DULLES AIRPORT is in a nose dive. The airport 25 miles from Washington, handles fewer passengers than either National Airport or Baltimore-washington International. And now Eastern Airlines, a major passenger carrier, is withdrawing from Dulles. Should the airport be closed? Or can something be done to attract more people and planes?

The answers concern ground transportation: getting people to and from the airport. There is no subway, no train and only an occasional bus to Dulles from Washington. The car is the principal means of transportation for travelers using the airport. Ideally, a subway link should be built or regular Metrobus service established.

But a rail spur or bus link takes planning and the sort of influence that can be translated into dollars. That influence lies with the airport's owner, the U.S. government. So far, hopes for Dulles' future have all fallen victim to the low priority given Dulles by the federal government and the high priority given National Airport by its owner, the same U.S. government. National is convenient to the city and suburbs and, as a result, is popular with congressmen. It offers the connections to major airports as well as the commuter flights that are essential to an airport in the nation's capital. From a passenger's point of view, National is a model of what an airport for this city should be: easy to reach and offering a full selection of flights.Consequently, National has outstripped Dulles in the battle for passengers and flights, though Dulles was built more than 20 years ago as this area's airport of the future.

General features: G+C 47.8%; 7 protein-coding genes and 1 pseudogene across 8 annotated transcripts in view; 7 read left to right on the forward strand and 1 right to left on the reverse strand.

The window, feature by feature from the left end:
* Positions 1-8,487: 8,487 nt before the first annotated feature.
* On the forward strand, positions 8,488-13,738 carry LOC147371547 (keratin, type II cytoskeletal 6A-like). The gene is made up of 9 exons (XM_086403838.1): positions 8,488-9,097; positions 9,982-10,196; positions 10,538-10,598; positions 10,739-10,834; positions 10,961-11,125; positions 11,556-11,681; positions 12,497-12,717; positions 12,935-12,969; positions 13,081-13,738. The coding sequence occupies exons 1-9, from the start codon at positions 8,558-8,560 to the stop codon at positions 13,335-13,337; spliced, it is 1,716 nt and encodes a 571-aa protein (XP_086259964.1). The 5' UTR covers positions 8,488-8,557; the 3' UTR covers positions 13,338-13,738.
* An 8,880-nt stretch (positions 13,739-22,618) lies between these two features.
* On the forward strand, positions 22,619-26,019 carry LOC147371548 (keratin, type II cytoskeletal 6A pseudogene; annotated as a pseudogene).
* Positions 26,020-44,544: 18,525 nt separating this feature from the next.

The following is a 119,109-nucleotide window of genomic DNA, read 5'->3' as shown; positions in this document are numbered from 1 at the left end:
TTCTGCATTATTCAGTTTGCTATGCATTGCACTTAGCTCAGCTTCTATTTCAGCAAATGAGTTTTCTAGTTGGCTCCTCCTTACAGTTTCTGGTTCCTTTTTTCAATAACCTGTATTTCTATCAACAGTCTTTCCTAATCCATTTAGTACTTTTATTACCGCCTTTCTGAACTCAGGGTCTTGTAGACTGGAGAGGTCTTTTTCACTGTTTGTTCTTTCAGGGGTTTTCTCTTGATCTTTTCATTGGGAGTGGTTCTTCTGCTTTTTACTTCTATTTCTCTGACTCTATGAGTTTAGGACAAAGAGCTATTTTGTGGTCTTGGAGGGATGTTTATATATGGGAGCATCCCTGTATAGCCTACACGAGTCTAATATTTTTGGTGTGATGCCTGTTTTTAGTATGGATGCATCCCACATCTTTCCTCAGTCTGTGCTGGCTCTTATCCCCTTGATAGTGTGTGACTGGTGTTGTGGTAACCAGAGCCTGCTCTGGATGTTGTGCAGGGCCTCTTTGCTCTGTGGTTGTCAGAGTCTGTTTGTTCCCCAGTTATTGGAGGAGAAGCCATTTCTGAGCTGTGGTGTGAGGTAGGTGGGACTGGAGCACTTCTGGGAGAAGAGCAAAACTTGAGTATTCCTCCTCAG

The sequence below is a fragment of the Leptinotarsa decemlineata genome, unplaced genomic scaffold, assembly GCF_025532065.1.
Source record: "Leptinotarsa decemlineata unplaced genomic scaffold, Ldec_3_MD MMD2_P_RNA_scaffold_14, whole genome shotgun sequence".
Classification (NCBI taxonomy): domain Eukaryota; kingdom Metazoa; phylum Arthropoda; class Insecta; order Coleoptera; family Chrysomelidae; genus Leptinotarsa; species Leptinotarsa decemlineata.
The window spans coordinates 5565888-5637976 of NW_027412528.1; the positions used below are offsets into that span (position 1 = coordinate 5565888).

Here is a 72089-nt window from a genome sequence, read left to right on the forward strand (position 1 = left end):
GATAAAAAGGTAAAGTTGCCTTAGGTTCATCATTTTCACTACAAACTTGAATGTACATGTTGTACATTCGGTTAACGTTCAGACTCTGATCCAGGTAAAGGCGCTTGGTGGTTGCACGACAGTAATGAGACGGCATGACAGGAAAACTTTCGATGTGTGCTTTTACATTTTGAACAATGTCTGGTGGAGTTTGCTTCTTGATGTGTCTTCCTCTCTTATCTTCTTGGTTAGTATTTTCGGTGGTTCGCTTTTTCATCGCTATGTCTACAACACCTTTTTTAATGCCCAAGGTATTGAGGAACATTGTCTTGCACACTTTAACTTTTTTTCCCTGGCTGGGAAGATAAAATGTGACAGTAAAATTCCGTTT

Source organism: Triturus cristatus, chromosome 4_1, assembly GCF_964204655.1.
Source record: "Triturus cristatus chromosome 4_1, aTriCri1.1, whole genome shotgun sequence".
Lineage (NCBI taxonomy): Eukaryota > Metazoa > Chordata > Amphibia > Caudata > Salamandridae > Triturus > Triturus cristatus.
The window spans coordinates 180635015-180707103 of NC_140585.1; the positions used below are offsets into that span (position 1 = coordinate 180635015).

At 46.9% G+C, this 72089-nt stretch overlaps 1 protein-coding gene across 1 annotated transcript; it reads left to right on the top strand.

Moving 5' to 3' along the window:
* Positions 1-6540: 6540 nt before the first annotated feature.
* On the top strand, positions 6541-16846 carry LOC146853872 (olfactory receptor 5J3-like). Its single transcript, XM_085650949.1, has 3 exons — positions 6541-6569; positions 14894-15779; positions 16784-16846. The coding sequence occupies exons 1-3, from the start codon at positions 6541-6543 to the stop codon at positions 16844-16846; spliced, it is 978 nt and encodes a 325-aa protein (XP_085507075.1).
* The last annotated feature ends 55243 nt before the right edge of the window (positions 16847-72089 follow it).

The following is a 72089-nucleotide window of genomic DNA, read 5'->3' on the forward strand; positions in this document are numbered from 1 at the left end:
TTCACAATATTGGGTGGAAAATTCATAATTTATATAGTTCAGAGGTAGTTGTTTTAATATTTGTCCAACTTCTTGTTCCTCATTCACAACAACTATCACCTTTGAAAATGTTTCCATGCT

But passenger convenience is not the only criterion off excellence in an airport. There are questions regarding passenger safety, the movement of people in and out of the airport without congestion, noise and air pollution over populous places and the danger posed by having a major airport in a highly populated area. On all those counts, National Airport comes up short and Dulles is a winner. The challenge, then, is to make Dulles a winner on its lone shortcoming: its inaccessibility to most people who live in the area.

Today one other factor key to Dulles' future is due to be unveiled. It will come in the form of a decision by the Federal Aviation Administration on the future of National Airport. The decision could limit the type of planes coming into National as well as the distance of flights and out of the airport. But even an FAA decision that would severely limit National's services to Washingtonians is not sure to cure what ails Dulles. Washington passengers can still go to BWI and avoid Dulles if National is unable to provide the service they need.What Dulles must do, regardless of the decision on National, is find a convenient way for people from Washington and its suburbs to get to the airport.